Isaac ben Samson Ha-Kohen
ISAAC BEN SAMSON HA-KOHEN
ISAAC BEN SAMSON HA-KOHEN (d. 1624), talmudist of Bohemia. Isaac was born in Prague and married the daughter of *Judah Loew b. Bezalel of Prague. He served as a rabbi in Vienna and Nikolsburg, later becoming dayyan and leader of the Prague community. He was renowned both for his extensive talmudic knowledge and philanthropic activities. His opinions on halakhic questions, as well as his approbation of contemporary works, were widely sought. He is believed to be the author of a Yiddish translation of the Pentateuch that first appeared in Basle in 1583, or to have supplemented this work with midrashic explanations appearing for the first time in the Prague edition (1610), which contains a poem with his name in acrostics. He wrote a supplement to the Ḥatan Damim of Solomon *Runkel on the Pentateuch (Prague, 1606); published Isaac b. Judah ha-Levi's Pa'ne'aḥ Raza, with his own introduction (ibid., 1607) and commentary on Midrash Psalms, Midrash Proverbs, and Midrash Samuel (ibid., 1613). He edited the sermon delivered by his father-in-law on the festival of Shavuot, in Posen in 1592, entitled Derush al ha-Torah, adding to it notes, an index of sources, and three introductory poems (ibid., 1953). He also wrote introductions to *Ḥayyim b. Bezalel's Sefer ha-Ḥayyim (Cracow, 1593) and to Meir of Rothenburg's responsa (Prague, 1608). A work called Sidrei Bereshit remained uncompleted. He accompanied his father-in-law when he was received in audience by the emperor Rudolph in 1592 and reported on the interview. His sons Ḥayyim and *Naphtali also served as rabbis; his daughter Eva married Samuel Bachrach of Worms.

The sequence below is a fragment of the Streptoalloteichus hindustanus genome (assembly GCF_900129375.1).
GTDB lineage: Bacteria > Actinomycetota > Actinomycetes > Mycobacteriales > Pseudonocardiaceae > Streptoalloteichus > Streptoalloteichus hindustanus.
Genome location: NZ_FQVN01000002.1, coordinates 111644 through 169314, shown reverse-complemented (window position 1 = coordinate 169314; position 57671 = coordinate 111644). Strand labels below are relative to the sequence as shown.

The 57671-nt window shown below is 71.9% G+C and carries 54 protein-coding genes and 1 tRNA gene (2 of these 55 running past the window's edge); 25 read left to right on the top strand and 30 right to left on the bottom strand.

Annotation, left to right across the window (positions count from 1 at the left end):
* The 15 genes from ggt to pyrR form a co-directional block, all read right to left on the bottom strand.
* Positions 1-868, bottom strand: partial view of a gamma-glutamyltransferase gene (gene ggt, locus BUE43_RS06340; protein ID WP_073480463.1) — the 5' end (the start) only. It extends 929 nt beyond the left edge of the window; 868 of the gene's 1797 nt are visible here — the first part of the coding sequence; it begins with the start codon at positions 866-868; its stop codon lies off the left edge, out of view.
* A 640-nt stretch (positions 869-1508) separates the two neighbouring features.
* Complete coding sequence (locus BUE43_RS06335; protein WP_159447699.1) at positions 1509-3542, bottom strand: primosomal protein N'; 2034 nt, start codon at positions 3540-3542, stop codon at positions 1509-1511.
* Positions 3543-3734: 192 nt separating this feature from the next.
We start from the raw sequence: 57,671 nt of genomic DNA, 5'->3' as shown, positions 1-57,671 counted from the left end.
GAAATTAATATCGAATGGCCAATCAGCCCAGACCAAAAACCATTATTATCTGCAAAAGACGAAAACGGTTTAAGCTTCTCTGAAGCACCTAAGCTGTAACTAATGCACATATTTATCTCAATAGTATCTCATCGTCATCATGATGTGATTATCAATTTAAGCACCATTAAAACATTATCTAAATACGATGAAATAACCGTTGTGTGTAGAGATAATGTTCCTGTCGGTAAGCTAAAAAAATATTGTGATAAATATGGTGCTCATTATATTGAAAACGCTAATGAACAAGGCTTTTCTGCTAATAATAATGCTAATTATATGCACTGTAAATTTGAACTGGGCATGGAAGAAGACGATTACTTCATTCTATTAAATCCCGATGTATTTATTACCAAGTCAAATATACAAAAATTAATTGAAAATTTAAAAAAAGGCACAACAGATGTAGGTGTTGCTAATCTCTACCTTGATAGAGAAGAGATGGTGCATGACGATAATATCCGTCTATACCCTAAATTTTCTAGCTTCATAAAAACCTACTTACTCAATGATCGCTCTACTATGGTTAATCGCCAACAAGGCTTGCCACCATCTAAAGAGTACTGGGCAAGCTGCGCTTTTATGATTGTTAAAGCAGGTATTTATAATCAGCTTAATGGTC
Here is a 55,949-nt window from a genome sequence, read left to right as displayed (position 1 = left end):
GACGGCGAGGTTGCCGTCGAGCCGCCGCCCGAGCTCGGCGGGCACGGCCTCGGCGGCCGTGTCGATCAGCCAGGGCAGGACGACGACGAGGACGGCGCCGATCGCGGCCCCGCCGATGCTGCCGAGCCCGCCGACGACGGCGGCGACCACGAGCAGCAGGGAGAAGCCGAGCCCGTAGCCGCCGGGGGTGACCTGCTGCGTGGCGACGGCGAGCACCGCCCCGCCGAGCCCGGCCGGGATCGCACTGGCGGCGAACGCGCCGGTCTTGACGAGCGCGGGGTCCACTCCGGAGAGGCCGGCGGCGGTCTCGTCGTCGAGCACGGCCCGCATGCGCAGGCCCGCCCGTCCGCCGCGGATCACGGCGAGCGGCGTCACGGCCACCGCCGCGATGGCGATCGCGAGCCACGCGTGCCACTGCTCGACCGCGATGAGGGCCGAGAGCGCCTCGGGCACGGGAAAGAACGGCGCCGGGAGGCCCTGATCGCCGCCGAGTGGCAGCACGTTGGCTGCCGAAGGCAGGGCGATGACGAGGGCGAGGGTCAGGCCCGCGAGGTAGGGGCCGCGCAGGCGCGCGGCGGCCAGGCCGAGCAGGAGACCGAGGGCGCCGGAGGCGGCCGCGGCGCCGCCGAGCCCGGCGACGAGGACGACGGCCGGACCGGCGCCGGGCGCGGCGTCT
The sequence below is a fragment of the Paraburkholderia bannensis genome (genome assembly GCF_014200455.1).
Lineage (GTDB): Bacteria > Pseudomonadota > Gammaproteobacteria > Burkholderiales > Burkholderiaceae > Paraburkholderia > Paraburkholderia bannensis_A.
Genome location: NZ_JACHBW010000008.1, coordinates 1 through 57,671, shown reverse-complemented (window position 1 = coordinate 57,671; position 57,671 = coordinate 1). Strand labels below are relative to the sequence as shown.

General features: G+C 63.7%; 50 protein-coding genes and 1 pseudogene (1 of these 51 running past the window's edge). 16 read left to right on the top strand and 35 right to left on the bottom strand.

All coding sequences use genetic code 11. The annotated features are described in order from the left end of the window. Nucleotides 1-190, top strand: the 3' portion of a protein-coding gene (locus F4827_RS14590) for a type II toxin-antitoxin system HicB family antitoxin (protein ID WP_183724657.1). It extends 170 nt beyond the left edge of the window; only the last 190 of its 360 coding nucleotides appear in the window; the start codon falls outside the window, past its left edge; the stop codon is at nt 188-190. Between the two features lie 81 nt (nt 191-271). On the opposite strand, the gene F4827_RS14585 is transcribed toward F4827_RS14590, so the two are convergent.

K. Lieben, Gal Ed (1856), no. 84 (Hebrew section); S. Buber (ed.), Midrash Tehillim (Shoḥer Tov) (1891), introd., 114 n.4; N. Gruen, Der Hohe Rabbi Loew (1895), 24, 29; E. Schulmann, Sefat Yehudit-Ashkenazit ve-Sifrutah (1903), 10f; I.Z. Kahana, in: Arim ve-Immahot be-Yisrael, 4 (1950), 262f.
[Samuel Abba Horodezky]
"Isaac ben Samson Ha-Kohen." Encyclopaedia Judaica. . Encyclopedia.com. (October 22, 2018). http://www.encyclopedia.com/religion/encyclopedias-almanacs-transcripts-and-maps/isaac-ben-samson-ha-kohen
"Isaac ben Samson Ha-Kohen." Encyclopaedia Judaica. . Retrieved October 22, 2018 from Encyclopedia.com: http://www.encyclopedia.com/religion/encyclopedias-almanacs-transcripts-and-maps/isaac-ben-samson-ha-kohen
Encyclopedia.com gives you the ability to cite reference entries and articles according to common styles from the Modern Language Association (MLA), The Chicago Manual of Style, and the American Psychological Association (APA).
Within the “Cite this article” tool, pick a style to see how all available information looks when formatted according to that style. Then, copy and paste the text into your bibliography or works cited list.
Because each style has its own formatting nuances that evolve over time and not all information is available for every reference entry or article, Encyclopedia.com cannot guarantee each citation it generates. Therefore, it’s best to use Encyclopedia.com citations as a starting point before checking the style against your school or publication’s requirements and the most-recent information available at these sites:
Modern Language Association
The Chicago Manual of Style
American Psychological Association
- Most online reference entries and articles do not have page numbers. Therefore, that information is unavailable for most Encyclopedia.com content. However, the date of retrieval is often important. Refer to each style’s convention regarding the best way to format page numbers and retrieval dates.
- In addition to the MLA, Chicago, and APA styles, your school, university, publication, or institution may have its own requirements for citations. Therefore, be sure to refer to those guidelines when editing your bibliography or works cited list.